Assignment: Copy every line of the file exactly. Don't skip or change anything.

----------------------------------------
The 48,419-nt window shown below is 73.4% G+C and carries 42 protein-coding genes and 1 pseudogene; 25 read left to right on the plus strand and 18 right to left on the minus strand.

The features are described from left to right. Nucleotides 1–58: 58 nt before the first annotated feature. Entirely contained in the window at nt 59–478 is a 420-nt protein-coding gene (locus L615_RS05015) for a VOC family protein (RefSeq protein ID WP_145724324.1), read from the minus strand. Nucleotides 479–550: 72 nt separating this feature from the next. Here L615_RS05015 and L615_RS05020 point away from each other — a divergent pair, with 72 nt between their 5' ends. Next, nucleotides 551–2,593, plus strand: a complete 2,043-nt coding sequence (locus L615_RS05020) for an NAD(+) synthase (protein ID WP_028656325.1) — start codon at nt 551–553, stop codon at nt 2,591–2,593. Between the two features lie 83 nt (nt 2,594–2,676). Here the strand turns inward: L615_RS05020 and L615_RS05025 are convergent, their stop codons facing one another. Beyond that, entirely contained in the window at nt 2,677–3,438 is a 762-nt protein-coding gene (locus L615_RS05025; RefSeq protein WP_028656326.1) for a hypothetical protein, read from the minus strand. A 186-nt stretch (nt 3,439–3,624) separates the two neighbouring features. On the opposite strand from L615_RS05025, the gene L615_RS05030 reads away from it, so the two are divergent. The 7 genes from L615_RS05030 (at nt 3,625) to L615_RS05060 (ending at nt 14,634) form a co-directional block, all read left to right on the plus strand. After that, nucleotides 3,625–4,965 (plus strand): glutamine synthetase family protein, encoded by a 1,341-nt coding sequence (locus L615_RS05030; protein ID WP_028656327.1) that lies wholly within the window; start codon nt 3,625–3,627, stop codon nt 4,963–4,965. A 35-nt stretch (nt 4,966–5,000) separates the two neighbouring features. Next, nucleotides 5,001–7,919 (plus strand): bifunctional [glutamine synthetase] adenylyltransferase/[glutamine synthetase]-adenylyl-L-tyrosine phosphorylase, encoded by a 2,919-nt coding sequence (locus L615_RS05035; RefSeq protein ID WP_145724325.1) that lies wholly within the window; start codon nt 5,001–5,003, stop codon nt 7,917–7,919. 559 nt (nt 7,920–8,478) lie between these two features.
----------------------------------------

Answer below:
The 48,419-nt window shown below is 73.4% G+C and carries 42 protein-coding genes and 1 pseudogene; 25 read left to right on the plus strand and 18 right to left on the minus strand.

The features are described from left to right. Nucleotides 1–58: 58 nt before the first annotated feature. Entirely contained in the window at nt 59–478 is a 420-nt protein-coding gene (locus L615_RS05015) for a VOC family protein (RefSeq protein ID WP_145724324.1), read from the minus strand. Nucleotides 479–550: 72 nt separating this feature from the next. Here L615_RS05015 and L615_RS05020 point away from each other — a divergent pair, with 72 nt between their 5' ends. Next, nucleotides 551–2,593, plus strand: a complete 2,043-nt coding sequence (locus L615_RS05020) for an NAD(+) synthase (protein ID WP_028656325.1) — start codon at nt 551–553, stop codon at nt 2,591–2,593. Between the two features lie 83 nt (nt 2,594–2,676). Here the strand turns inward: L615_RS05020 and L615_RS05025 are convergent, their stop codons facing one another. Beyond that, entirely contained in the window at nt 2,677–3,438 is a 762-nt protein-coding gene (locus L615_RS05025; RefSeq protein WP_028656326.1) for a hypothetical protein, read from the minus strand. A 186-nt stretch (nt 3,439–3,624) separates the two neighbouring features. On the opposite strand from L615_RS05025, the gene L615_RS05030 reads away from it, so the two are divergent. The 7 genes from L615_RS05030 (at nt 3,625) to L615_RS05060 (ending at nt 14,634) form a co-directional block, all read left to right on the plus strand. After that, nucleotides 3,625–4,965 (plus strand): glutamine synthetase family protein, encoded by a 1,341-nt coding sequence (locus L615_RS05030; protein ID WP_028656327.1) that lies wholly within the window; start codon nt 3,625–3,627, stop codon nt 4,963–4,965. A 35-nt stretch (nt 4,966–5,000) separates the two neighbouring features. Next, nucleotides 5,001–7,919 (plus strand): bifunctional [glutamine synthetase] adenylyltransferase/[glutamine synthetase]-adenylyl-L-tyrosine phosphorylase, encoded by a 2,919-nt coding sequence (locus L615_RS05035; RefSeq protein ID WP_145724325.1) that lies wholly within the window; start codon nt 5,001–5,003, stop codon nt 7,917–7,919. 559 nt (nt 7,920–8,478) lie between these two features.